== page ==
Hospitality during and after COVID-19

By Steve Jarratt, Technology Writer

Hotels are opening their doors to accommodate medical professionals and key workers.

The global hospitality industry is understandably reeling from the effects of the outbreak of Corona Virus Disease 2019 (COVID-19), with most governments ordering the closure of hotels and other lodgings. 

It will undoubtedly be a tough couple of months, but it hasn’t stopped individual hotels and hotel groups coming together to provide much-needed assistance in these uncertain times.

With most hotels empty, many owners have offered their properties as temporary accommodation for medical professionals and other key workers, as well as vulnerable families and the homeless. Some have even been converted into care rooms to ease the  pressure on overstretched hospitals.

Many chains and individual hotels in the UK have opened their doors. According to reports [1], Best Western, the largest independent hotel chain in the UK, is offering 15,000 beds and over 1,000 meeting rooms for frontline medical staff, key workers and families; Britannia Hotels has 600 beds available for patients needing care; InterContinental Hotels Group, owners of the Holiday Inn and Crowne Plaza brands, has already offered 300 rooms to allow rough sleepers in London to self-isolate [2]. Even Airbnb is waiving its fees for medical staff [3].

A new kind of hospitality

The same is happening around the world. In the US, Hilton and American Express have teamed up [4] to make one million hotel rooms available to doctors, nurses, and other medical professionals fighting the Coronavirus pandemic. While Choice Hotels announced it would be extending special [Choice Cares] hotel rates to critical infrastructure workers and volunteers serving communities during the ongoing COVID-19 crisis. [5]

In an attempt to prevent an outbreak of the virus among its contingent of 60,000 homeless, Los Angeles officials are moving 15,000 of its most vulnerable people out of overcrowded shelters and into leased hotel rooms. The Los Angeles Times reported that ‘Project Roomkey’ could prevent 1,400 hospitalisation and 350 deaths [6]. Similar initiatives are taking place in San Francisco – which has a homeless population of around 9,000, but 30,000 empty hotel rooms – New York, Washington and Connecticut.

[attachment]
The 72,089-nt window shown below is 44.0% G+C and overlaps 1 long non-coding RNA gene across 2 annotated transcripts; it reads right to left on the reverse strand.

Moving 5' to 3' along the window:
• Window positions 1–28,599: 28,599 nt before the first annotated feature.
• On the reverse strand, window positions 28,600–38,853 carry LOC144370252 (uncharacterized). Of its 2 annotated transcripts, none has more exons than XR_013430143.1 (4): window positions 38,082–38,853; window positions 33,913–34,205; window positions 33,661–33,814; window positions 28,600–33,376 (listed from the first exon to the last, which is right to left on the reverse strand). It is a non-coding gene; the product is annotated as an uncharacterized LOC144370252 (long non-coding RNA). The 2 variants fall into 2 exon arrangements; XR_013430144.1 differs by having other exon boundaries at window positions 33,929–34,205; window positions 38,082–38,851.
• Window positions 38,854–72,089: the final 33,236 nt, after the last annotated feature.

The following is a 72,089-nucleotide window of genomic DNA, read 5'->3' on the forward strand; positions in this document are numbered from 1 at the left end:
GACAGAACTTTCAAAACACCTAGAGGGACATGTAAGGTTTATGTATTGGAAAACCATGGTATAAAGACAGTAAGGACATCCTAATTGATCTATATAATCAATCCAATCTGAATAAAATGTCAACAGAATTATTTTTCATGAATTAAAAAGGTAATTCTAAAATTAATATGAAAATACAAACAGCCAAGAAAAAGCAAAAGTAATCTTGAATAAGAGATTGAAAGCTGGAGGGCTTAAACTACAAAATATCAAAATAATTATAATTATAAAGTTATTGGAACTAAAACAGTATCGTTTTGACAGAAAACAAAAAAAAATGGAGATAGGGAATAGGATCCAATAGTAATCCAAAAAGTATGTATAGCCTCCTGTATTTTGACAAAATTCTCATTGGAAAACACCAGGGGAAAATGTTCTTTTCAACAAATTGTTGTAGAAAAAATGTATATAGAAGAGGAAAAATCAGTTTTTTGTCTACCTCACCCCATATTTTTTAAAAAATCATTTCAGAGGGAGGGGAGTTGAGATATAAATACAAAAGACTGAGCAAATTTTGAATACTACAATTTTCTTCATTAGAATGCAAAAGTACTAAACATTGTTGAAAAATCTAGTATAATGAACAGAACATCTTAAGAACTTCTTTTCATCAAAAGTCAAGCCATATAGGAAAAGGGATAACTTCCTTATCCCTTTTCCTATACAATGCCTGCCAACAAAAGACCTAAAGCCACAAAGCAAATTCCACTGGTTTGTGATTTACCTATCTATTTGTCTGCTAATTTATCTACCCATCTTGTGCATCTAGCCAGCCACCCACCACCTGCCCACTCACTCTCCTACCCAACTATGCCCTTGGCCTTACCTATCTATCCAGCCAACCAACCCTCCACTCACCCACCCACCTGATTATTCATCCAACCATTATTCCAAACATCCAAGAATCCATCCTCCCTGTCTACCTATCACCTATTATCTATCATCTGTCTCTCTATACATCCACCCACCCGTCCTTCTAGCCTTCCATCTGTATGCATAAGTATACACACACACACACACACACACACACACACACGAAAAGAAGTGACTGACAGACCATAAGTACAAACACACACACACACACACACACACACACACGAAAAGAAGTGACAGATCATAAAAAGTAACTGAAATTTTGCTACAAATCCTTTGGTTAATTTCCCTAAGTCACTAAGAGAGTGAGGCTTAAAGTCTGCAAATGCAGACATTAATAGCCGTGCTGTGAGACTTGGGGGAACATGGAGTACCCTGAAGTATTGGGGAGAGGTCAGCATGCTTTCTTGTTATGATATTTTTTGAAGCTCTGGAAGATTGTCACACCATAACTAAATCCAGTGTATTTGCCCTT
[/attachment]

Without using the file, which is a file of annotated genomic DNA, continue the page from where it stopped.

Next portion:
The hospitality industry has found a variety of ways to support the fight against Covid-19.

Hotels are rising to the challenge of battling Coronavirus by opening their doors to medical professionals and other key workers.

It’s not just traditional hotels that are rising to the challenge, either. Saga has offered the UK government the use of its two cruise ships, the Saga Sapphire and Spirit of Discovery, currently berthed at Tilbury Docks, with the potential to house 2,600 patients [7]. While in Singapore, the SuperStar Gemini and SuperStar Aquarius are being assessed as temporary housing for foreign workers who have recovered from the virus [8].

And Indie Campers, which hires out its fleet of 850 campervans across Europe, has proposed their use as makeshift ambulances and food delivery trucks [9].

Preparing for the post-pandemic

Despite the current upheaval, the COVID-19 pandemic will eventually pass, and demand for travel and accommodation will return. For hotels and apartments that aren't being used, this enforced hiatus provides a useful opportunity to take stock of business and to prepare a sustainable development model for the inevitable rebound. 

Hospitalitynet [10] offers some sound, practical advice to prepare for an upswing in business, which involves keeping in touch with past guests via CRM; recapturing any cancelled bookings; rewarding loyal customers with exclusive packages; and developing a strategic marketing plan that ramps up as travel restrictions begin to ease.

Rather than planning for a short-term rebound, consider the long-term. Hotel websites can be updated and modernised, while cancellation policies can be updated so that they are clear and flexible. Downtime can also be used for renovations and refurbishment, upgrading rooms or adding in-room technology to improve the guest experience and make your hotel stand out. 

Those hospitality companies that can stay solvent during these tough times need to be ready to reap any benefits and to differentiate themselves when the Coronavirus crisis finally draws to a close.

Discover how Brandstand can help hotels make a powerful difference.


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